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Mar 292016

It is the nasty note about the shared refrigerator that is dirty… Or that one report your colleague keeps “forgetting” to finish for you or the “yes” or “no” answers to an open-ended question. The behaviors of a passive aggressive are killing the joy in the workplace.

I used to work with a woman who was a skillfully passive aggressive. I often asked myself: “What am I doing wrong?” when she gave me the silent treatment or made rude comments “under her breath.” I felt like I was walking on eggshells all day, and I probably was doing something wrong. Sounds like a familiar struggle?

What am I doing wrong?

In order to know what we are doing “wrong” it is important to understand passive aggressive behavior.  The bottom line is that passive aggressiveness is easier to resort to than assertive behavior. Passive aggressive people don’t typically have the courage to speak up. The message that they are sending with their often non-verbal aggression is: “I am afraid of your response, when I respond to what you say, because your response might hurt me.” Passive aggressive people know very well how to drive others away, because the truth sometimes hurts too much to face it. They are simply protecting themselves.

Actually, there is no foundation for truth in the relationship with a passive aggressive, because it lacks authenticity. As a result there is no trust, no respect, no relationship, which is often the safest and, unfortunately, most lonely place to be for a passive aggressive.

How can we help a passive aggressive person come out of their protective shell and start building a relationship based on trust and respect?

Once you’ve noticed a pattern of passive aggressive behavior with someone, you want to avoid doing something “wrong.” This doesn’t mean that you are responsible for their behavior that often comes from old hurt.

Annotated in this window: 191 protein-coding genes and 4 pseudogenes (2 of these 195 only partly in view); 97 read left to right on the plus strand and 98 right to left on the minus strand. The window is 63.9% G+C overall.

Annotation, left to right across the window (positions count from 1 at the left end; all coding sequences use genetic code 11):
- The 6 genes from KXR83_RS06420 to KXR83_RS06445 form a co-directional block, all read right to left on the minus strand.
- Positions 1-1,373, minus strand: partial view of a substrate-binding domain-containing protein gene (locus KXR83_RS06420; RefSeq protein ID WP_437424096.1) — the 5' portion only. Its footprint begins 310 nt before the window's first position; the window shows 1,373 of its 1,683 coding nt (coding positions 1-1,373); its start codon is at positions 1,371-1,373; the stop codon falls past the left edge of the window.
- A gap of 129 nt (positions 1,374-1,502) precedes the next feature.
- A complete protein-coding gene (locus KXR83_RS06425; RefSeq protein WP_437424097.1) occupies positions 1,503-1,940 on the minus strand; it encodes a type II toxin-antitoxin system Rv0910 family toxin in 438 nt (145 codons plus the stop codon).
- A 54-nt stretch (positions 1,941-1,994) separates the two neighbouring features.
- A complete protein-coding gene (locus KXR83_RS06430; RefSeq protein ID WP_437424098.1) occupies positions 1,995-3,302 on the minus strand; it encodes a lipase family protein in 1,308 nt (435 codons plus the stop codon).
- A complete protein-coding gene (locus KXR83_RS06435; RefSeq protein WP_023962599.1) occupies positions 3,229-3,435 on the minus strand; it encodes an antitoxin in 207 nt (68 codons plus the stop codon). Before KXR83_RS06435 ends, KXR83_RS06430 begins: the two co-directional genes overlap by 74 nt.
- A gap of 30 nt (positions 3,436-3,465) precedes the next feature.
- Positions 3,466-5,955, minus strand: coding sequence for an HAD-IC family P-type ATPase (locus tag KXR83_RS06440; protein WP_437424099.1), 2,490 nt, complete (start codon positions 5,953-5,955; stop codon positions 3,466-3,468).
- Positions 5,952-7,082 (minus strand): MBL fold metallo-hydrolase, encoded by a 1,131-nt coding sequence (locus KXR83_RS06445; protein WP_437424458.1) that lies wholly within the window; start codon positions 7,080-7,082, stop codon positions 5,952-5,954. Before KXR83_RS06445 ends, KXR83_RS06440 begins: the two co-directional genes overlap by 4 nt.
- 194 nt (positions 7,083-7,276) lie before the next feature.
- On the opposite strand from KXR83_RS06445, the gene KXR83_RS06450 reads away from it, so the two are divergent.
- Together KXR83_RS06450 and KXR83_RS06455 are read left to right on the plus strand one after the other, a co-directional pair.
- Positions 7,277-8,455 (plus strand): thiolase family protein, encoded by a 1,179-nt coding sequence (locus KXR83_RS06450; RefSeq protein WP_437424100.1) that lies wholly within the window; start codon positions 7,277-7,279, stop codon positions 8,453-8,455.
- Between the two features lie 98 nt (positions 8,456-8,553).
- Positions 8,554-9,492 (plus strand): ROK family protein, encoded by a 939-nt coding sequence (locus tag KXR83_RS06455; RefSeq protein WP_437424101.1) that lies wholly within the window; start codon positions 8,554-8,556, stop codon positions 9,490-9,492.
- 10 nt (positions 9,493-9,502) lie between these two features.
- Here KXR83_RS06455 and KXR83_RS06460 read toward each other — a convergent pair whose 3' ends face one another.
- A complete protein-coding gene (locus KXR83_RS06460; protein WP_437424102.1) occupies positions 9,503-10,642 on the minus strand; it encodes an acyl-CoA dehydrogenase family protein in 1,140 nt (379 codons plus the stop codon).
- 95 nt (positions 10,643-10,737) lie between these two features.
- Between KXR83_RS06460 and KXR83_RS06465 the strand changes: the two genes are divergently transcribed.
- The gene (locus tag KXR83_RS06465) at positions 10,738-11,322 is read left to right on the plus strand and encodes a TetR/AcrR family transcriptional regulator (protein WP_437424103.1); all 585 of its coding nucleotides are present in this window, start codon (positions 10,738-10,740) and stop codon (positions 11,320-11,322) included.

It means that, with some effort, we can avoid being the trigger for their behavior by for example constantly confronting them about their behavior, wanting to rescue or coach them, provoking conflict, or making them openly ridiculous for their “nobody understands me anyway” attitude.

Evaluate your own behavior in the situation

“How did I contribute to the conflict or what actions did I take to escalate the passive aggressive responses?”

Once you realize that your passive aggressive colleague doesn’t feel listened to or think they don’t have a voice, you can solicit their input by speaking directly with them. Be honest, direct, listen and focus the conversation on the real issue. Let them know that you are there to listen and that you want to understand them.  Stay calm in the conversation, take ownership for your feelings and most importantly, don’t reciprocate the passive aggressive behaviors by storming off. Stay in the dialogue!

Although you can’t change a person and it is not your role to heal the fear and past hurt that a passive aggressive is carrying, dealing with a passive aggressive person in a constructive way is possible. It takes time, patience and consistently demonstrating constructive behavior in challenging situations.

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